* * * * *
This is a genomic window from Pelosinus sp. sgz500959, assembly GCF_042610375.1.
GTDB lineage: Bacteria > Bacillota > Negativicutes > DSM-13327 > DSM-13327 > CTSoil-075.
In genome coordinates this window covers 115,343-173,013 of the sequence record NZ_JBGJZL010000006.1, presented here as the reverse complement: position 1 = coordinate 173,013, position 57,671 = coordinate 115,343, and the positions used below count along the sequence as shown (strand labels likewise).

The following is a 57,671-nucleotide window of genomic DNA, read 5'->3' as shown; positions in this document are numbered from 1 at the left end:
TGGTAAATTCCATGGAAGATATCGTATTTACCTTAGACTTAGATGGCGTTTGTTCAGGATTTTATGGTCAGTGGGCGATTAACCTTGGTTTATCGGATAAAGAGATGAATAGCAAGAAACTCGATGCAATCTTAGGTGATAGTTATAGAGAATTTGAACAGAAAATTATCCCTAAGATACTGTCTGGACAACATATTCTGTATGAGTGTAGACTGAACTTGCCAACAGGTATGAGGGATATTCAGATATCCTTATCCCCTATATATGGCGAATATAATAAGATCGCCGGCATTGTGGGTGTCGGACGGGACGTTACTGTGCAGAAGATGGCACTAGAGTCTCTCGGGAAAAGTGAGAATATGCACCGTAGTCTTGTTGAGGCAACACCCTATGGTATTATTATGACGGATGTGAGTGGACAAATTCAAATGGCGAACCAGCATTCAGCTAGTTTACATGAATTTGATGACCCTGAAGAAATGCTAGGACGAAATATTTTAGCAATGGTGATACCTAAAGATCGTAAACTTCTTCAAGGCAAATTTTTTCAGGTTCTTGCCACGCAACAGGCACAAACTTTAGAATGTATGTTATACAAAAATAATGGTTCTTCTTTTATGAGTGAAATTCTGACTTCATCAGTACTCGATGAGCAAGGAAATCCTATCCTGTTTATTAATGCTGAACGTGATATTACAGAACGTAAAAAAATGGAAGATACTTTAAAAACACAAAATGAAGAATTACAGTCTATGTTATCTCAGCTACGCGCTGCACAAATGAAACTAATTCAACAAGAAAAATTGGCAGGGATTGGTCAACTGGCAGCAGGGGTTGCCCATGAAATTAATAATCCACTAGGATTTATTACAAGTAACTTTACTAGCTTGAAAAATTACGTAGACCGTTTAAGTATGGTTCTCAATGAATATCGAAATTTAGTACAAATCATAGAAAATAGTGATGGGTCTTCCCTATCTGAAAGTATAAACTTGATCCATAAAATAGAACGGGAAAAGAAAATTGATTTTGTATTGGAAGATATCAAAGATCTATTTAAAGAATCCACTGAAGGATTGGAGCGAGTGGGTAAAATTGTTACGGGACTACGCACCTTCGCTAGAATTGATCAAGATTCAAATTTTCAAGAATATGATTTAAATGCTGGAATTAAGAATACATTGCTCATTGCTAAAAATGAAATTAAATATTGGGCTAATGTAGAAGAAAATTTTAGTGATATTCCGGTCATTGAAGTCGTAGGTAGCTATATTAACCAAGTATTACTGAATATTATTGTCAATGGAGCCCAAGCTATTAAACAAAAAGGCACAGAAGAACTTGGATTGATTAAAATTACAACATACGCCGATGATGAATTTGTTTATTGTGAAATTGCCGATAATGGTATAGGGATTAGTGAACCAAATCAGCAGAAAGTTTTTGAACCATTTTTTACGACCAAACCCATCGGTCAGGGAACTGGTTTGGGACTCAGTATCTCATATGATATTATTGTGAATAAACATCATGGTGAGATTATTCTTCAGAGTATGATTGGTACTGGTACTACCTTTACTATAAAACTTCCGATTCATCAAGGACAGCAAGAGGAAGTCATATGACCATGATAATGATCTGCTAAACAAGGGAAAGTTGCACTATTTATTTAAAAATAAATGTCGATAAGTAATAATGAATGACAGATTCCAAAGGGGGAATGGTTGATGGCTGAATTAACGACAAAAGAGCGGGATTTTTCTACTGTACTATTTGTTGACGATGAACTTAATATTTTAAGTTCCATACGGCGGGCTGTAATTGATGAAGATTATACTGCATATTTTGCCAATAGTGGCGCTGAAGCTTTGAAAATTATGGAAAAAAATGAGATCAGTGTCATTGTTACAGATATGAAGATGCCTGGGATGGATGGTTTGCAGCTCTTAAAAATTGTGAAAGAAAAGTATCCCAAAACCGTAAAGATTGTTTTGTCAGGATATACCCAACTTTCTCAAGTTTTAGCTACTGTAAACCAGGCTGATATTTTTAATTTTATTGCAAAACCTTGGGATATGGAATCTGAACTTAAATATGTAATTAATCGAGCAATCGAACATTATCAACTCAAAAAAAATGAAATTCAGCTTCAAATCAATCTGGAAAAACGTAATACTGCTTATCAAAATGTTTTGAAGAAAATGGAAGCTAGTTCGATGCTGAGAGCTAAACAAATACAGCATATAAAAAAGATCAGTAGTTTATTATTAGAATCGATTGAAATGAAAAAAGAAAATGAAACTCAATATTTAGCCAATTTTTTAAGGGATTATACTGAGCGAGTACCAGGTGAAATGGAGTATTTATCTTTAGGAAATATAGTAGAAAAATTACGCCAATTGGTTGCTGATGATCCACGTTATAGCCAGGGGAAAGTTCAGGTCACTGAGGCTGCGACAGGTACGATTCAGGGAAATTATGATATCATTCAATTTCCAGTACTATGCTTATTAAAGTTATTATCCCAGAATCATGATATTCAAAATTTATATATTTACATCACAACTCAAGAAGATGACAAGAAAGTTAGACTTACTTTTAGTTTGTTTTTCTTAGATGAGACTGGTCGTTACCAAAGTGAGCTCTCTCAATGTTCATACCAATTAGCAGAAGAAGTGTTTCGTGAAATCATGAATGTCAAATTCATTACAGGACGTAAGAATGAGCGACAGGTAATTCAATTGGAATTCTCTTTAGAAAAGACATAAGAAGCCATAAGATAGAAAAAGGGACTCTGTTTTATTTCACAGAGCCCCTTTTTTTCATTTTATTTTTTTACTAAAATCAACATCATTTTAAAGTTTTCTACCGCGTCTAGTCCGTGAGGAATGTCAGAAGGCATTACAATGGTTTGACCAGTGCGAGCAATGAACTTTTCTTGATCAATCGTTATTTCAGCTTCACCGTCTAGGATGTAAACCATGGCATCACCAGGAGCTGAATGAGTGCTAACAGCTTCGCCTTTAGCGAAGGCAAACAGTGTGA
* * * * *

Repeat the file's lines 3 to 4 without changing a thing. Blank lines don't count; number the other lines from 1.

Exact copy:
In genome coordinates this window covers 115,343-173,013 of the sequence record NZ_JBGJZL010000006.1, presented here as the reverse complement: position 1 = coordinate 173,013, position 57,671 = coordinate 115,343, and the positions used below count along the sequence as shown (strand labels likewise).

The following is a 57,671-nucleotide window of genomic DNA, read 5'->3' as shown; positions in this document are numbered from 1 at the left end: